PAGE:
While most of the tent camps are gone, the chants of the Occupy movement has left an indelible mark. “We are the 99 percent” was the voice of the disenfranchised majority standing up to the one percent of Americans that earn the vast proportion of the wealth. Tumblr’s Occupy blog sums it up: “We are getting nothing.”
Well, it got me thinking of the disparity dilemma. Like most simple concepts, I began seeing parallels all over the economic landscape, particularly in my own world ― the mobile APP store.
Before we let Occupy move into a historic footnote, I would like to selfishly ride the rails by calling for a mini-Occupy chant to the powers-the-be that created all the wonderful mobile APP SDKs that allow every healthy coding American to create iPhone and Android APPs. Every retailer and brand is allocating budget to make their storefront and aisle into an APP.
I would like to challenge the 99% of the hard-working APP developers that have created content for the various mobile APP stores over the past few years, based on the vision created by Apple, to rally to the mobile corporate campuses and ask why they are now lost in the increasingly busy storefront with hundreds of thousands of other APPs.
Starting with the hugely successful iFart mobile application that had 38,927 downloads on Christmas Day 2008, making $27,249 net revenue, the industry has grown the storefront to nearly one million utility and gaming apps and are approaching 20 billion downloads.
Out of the many premium (paid) titles launched on the Apple and Android stores, only 1% percent of APPs become an economically successful game such as Doodle Jump, Tap Tap Revenge, Pocket God, Traffic Rush, Flight Control and the unparalleled Rovio’s Angry Birds franchise ― though Peter Vesterbacka, Rovio’s Chief Eagle, likely is now making more money on Angry Bird sweaters and sponsorships than digital downloads.)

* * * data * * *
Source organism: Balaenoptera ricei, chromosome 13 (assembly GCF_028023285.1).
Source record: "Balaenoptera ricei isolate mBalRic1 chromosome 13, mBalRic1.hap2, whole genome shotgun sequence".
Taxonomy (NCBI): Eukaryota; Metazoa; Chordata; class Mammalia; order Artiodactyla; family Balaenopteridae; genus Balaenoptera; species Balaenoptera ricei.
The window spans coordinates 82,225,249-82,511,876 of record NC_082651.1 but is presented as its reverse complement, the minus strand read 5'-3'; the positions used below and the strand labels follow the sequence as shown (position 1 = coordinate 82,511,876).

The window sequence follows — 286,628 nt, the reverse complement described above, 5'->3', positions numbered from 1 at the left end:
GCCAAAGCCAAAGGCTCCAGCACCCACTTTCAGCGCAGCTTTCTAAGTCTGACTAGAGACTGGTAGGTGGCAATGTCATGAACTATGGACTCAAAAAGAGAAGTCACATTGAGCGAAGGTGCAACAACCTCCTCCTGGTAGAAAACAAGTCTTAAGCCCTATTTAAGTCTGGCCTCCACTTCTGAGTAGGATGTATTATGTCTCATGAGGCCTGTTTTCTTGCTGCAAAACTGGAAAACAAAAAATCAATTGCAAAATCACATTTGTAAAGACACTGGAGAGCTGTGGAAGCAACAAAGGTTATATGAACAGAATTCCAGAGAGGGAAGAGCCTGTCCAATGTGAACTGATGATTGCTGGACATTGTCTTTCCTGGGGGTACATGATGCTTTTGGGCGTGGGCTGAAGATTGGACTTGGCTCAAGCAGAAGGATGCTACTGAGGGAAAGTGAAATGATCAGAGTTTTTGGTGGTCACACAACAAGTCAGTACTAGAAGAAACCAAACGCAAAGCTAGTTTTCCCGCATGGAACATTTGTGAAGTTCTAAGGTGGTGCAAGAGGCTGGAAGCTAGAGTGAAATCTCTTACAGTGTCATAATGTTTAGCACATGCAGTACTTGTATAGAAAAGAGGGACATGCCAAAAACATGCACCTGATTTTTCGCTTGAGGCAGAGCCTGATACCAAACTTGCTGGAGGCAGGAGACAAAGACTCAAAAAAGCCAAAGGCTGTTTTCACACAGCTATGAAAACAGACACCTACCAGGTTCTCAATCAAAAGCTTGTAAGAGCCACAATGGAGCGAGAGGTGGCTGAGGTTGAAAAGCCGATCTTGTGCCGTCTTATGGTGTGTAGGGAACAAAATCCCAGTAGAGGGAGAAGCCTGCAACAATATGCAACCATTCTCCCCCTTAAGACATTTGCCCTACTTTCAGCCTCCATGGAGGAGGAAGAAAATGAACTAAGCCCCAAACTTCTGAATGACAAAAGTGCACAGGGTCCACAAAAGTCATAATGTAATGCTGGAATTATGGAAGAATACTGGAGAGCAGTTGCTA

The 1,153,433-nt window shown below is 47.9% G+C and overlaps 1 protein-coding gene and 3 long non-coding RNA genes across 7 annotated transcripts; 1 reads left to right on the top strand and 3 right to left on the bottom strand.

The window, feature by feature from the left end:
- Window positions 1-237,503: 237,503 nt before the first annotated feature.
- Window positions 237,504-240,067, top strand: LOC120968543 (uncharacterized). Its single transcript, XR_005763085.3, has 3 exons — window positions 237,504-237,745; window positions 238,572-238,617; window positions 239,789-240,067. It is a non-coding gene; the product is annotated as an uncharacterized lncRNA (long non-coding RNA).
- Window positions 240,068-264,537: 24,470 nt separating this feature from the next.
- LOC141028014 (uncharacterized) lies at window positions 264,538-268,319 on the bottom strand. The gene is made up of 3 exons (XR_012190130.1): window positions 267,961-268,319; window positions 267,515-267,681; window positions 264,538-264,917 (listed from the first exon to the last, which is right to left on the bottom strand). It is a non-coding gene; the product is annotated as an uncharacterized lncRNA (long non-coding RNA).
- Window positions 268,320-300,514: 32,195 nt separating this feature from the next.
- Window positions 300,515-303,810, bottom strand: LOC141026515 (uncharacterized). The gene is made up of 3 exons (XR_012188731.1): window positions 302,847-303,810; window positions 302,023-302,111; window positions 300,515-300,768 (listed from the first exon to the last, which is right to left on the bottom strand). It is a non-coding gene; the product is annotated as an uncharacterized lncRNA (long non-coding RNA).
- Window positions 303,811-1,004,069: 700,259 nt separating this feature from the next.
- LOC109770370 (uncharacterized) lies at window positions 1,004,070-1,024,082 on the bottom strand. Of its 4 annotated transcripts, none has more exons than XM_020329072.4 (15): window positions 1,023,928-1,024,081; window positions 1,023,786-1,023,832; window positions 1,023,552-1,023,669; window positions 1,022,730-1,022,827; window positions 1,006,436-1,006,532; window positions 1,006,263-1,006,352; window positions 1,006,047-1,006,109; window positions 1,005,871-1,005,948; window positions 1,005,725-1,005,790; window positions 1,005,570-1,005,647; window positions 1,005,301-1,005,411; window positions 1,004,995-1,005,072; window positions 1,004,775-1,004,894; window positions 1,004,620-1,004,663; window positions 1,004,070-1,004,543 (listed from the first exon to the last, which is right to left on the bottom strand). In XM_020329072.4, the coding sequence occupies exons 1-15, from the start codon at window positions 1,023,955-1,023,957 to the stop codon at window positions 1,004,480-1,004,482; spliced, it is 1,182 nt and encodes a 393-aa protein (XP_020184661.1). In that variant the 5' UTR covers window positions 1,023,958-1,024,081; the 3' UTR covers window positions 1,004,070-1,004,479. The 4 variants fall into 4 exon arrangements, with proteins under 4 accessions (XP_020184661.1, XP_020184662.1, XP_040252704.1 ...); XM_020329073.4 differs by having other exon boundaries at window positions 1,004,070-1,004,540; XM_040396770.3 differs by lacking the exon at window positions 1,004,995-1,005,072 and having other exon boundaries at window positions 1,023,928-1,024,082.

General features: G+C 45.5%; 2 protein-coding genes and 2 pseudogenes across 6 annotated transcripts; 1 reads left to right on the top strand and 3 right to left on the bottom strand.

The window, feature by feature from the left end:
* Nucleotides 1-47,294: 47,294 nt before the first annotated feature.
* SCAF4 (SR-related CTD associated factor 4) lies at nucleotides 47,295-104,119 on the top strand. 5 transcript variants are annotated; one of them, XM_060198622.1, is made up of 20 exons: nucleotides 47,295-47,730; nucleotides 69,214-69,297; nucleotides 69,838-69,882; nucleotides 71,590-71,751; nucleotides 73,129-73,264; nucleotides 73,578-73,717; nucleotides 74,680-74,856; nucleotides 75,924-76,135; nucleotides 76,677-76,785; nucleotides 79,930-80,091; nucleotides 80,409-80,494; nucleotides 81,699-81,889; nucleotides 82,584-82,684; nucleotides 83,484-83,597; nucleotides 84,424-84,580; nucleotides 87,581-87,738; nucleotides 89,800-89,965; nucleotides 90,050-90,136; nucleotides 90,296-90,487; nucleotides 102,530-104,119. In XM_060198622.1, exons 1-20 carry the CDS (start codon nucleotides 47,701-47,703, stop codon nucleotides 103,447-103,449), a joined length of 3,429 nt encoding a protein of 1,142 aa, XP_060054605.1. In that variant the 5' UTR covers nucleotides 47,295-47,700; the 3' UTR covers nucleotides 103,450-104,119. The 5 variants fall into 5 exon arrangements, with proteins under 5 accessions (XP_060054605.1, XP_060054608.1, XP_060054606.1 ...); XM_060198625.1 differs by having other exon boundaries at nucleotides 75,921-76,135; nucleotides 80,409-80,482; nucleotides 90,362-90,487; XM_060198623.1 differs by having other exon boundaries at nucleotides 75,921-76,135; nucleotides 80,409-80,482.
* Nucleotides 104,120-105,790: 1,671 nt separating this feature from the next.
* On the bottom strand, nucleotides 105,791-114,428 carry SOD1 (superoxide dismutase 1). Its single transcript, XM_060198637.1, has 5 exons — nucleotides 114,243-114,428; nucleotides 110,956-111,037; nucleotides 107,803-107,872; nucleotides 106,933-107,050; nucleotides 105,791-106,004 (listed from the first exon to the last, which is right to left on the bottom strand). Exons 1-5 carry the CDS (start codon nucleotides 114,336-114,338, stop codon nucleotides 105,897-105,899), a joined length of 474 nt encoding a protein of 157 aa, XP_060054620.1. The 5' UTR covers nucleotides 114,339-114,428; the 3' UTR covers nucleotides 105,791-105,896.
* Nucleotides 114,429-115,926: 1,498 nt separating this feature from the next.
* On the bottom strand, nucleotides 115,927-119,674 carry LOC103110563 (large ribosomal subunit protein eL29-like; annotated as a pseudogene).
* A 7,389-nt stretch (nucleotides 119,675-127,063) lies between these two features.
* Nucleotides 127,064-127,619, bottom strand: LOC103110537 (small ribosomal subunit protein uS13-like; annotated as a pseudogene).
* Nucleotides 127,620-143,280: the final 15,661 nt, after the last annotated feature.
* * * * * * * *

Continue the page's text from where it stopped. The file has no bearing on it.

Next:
Of the free APPs, we have Facebook, Pandora, Shazam, The Weather Channel, Groupon ― not many retail store APPs at the top of the list.
We Are The 99%
Is the developer community simply supporting iPhone sales? Is Apple using the magic application count on its storefront as a way of selling its content-rich device over other less-content rich devices? Is the powerful billboard image of thousands of APPs exploding out of the phone benefiting Cupertino or Main Street USA?
We do know that the content owner’s APP is lost and no longer has a voice. No consumer knows or can even find our application on the storefront. And when someone finally downloads an APP to the phone, it probably gets lost in buried folders and becomes phone-top road kill.
Isn’t it time to bring back the browser bookmark and do away with a narrow focus on the heavy-client-APP-in-a-folder stopgap solution? Isn’t it time to leverage the iCloud and focus on the SUPER APP: the mobile browser? With HTML5 application simulation tools and a faster LTE network in place, can we move back to the tried-and-true messaging and browser model that works well on large screen web?
With mobile web optimized checkout brought to you by VISA’s V.me, Billing Revolution and PayPal, e-Commerce has become elegant. With ubiquitous messaging channels like SMS, proprietary alert solutions are no longer needed to drive engagement.
There is, without question, a need for mobile APPs. For certain deep-dive game and utility solutions, the mobile browser and HTML5 is still a few years off as an enabler. However, YouTube and the Financial Times are good examples of APPs that threw in their lot with the mobile browser.
If I were to say that Apple continues to focus on APPs largely because the status quo is working for iPhone sales, would I be called “divisive” and “un-American” by Newt Gingrich?
Yes . . . and that is the point.
Gary Schwartz is author of the book, “The Impulse Economy: Understanding Mobile Shoppers & How They Buy,” published by Simon & Schuster.